Hill said those allegations caught him completely by surprise because, like with other criticisms expressed in the review, he hadn't heard any complaints before.

"For two years, (the picture of the horse) was in (my office)," he said. "I was almost oblivious to it."

An overarching theme throughout that section of the survey was that Hill needed to communicate more and not solely through department chairs.

"Dean Hill has, through his lack of communication, inspired an atmosphere of fear," one person wrote.

Others wrote that they found him arrogant, unpredictable and were frustrated when he would take credit for work done by others.

In his email, Hill outlined many of the ways he tried communicating, including a biannual collegewide meeting, publishing his speeches online, an informational letter for faculty and alumni, open office hours and meetings with department chairs.

Also included in the review was a self-study from Hill, dated Oct. 2. In it, he pointed out that from 2011 to 2015 the average GPA of students admitted to his college had increased from 3.37 to 3.53, and the percentage of undergraduate students who graduated increased from 90.3 to 97.8 percent.

Hill also wrote that the CEHD Grants and Contracts Office was functioning more efficiently and communicating through meetings with himself, department chairs and faculty. A table included in the 360 review shows the college's external awards increased by about $1 million from fiscal year 2014 to 2015.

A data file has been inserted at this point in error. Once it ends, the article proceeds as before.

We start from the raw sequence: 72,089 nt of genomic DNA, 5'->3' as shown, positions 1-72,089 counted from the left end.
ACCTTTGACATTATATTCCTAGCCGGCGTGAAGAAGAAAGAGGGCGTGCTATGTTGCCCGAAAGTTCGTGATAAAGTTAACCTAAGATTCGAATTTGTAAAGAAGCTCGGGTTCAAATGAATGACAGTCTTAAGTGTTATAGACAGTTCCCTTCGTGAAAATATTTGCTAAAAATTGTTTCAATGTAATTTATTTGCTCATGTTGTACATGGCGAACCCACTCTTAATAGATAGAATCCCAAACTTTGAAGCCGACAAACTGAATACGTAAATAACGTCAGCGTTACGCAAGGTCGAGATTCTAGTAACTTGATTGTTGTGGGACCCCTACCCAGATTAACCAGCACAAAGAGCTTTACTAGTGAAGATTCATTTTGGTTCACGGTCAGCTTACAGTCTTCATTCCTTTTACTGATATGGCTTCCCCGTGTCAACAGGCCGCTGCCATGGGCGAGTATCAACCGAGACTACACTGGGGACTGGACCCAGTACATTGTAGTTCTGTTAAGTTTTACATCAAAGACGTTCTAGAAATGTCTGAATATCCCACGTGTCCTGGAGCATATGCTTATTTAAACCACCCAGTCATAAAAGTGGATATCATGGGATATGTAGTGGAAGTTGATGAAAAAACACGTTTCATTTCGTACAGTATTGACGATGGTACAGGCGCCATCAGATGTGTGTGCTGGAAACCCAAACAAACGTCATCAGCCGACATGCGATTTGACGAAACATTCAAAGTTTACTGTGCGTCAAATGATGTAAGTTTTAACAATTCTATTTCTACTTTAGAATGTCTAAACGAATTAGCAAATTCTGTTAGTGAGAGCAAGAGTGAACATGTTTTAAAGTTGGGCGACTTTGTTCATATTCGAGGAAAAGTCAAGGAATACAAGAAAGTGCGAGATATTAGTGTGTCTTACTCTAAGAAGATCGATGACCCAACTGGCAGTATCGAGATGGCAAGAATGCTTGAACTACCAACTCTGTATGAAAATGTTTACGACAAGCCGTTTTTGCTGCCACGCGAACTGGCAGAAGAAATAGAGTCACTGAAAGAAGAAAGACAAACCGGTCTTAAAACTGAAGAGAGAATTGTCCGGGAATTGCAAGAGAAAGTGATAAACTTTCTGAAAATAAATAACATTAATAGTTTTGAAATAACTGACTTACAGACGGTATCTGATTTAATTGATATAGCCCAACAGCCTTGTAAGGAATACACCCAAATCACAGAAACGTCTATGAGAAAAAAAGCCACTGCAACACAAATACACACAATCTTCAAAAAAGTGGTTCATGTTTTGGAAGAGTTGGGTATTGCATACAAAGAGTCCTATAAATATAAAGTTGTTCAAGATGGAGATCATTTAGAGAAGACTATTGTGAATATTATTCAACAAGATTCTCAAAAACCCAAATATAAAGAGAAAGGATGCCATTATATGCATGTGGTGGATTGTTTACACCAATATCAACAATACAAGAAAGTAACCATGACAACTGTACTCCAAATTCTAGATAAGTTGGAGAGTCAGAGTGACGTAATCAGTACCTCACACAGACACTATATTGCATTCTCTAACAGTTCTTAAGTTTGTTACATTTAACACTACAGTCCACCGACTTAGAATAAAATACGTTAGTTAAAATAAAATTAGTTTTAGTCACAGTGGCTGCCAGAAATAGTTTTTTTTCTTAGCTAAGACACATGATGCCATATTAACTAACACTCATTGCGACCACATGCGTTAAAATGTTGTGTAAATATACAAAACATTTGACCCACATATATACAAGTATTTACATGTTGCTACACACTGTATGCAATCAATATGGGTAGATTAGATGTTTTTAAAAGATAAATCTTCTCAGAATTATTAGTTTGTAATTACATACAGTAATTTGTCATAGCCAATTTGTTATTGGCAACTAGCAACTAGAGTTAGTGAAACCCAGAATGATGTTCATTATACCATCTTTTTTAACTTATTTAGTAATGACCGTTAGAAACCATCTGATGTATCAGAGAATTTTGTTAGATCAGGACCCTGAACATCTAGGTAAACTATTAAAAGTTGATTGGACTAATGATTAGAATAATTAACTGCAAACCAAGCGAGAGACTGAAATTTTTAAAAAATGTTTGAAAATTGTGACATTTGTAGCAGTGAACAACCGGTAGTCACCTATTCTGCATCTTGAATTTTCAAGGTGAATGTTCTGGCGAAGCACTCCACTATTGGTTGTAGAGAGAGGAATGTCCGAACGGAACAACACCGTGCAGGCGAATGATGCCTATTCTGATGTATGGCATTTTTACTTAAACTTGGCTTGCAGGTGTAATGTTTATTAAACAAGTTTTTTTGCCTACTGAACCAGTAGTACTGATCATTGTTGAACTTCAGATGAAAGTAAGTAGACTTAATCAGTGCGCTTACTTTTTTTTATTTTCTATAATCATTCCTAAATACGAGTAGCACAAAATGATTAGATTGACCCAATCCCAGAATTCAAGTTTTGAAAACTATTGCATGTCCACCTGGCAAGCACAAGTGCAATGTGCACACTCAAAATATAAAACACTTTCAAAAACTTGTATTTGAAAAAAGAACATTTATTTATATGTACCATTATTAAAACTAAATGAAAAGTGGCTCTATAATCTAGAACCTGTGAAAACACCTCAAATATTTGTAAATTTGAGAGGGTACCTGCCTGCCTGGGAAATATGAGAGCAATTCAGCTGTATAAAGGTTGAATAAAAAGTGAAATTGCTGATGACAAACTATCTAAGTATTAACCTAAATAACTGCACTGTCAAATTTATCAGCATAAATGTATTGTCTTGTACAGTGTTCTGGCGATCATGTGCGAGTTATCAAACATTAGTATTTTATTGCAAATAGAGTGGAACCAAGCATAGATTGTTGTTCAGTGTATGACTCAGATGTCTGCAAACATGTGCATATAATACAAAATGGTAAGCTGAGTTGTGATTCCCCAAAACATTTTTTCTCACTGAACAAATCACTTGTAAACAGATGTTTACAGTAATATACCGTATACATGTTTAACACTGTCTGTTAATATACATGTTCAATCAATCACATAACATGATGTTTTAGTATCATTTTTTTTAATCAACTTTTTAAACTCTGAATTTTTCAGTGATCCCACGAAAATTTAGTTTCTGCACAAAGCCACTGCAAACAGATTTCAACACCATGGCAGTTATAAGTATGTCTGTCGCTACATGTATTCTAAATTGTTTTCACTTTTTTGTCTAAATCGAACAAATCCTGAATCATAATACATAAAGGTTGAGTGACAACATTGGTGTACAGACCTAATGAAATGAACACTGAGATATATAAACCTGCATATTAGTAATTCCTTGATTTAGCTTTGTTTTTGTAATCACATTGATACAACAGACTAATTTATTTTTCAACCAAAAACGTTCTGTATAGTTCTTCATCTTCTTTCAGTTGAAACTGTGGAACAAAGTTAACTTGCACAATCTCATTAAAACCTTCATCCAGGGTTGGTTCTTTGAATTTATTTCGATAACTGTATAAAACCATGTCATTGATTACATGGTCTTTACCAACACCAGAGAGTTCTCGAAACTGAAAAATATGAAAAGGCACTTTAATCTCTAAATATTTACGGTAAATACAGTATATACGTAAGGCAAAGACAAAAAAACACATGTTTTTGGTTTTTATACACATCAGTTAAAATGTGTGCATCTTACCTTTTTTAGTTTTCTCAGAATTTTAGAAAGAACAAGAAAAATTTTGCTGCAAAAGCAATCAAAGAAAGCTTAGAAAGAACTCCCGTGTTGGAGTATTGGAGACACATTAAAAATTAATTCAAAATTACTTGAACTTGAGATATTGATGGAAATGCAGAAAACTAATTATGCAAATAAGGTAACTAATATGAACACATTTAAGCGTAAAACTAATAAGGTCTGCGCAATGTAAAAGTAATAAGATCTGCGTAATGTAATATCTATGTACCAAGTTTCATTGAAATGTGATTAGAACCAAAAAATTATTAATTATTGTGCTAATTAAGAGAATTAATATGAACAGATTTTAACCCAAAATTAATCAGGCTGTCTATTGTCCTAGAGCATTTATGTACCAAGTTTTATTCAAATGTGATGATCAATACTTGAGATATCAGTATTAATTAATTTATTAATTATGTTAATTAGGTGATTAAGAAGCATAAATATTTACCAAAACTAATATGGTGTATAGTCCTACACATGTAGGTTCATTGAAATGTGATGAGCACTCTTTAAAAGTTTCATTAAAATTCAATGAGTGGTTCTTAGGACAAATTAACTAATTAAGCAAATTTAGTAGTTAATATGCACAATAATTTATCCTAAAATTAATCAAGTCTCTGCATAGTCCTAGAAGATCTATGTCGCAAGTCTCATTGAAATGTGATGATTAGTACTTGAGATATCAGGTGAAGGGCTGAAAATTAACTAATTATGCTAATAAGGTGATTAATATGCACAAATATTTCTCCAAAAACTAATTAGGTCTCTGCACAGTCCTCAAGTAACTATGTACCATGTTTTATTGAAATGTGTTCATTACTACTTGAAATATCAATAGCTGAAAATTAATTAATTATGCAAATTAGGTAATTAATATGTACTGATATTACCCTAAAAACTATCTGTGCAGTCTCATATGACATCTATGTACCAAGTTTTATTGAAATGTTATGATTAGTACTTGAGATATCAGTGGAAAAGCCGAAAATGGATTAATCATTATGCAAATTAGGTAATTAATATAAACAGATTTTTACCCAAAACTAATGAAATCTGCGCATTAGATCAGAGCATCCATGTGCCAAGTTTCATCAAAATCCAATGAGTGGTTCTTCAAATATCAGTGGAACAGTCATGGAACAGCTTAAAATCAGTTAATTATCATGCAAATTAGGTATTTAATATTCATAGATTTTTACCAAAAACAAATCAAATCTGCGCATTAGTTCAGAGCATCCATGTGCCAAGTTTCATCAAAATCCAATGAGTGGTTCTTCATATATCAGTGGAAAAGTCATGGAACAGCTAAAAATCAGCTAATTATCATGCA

Hill said he had pushed science, technology, engineering initiatives--commonly known as STEM--by partnering with the Grand Forks School District, College of Arts and Sciences and the North Dakota STEM Network, among other things.

He also began a lecture series, established a shared governance approach and said he had been a visible part of the community.

But responses in the review said Hill made top-down decisions, didn't follow through or appear to remember commitments and was awkward during public events and presentations.

"The reality is that (Hill) has a local reputation as almost completely lacking in social and emotional intelligence," one person wrote.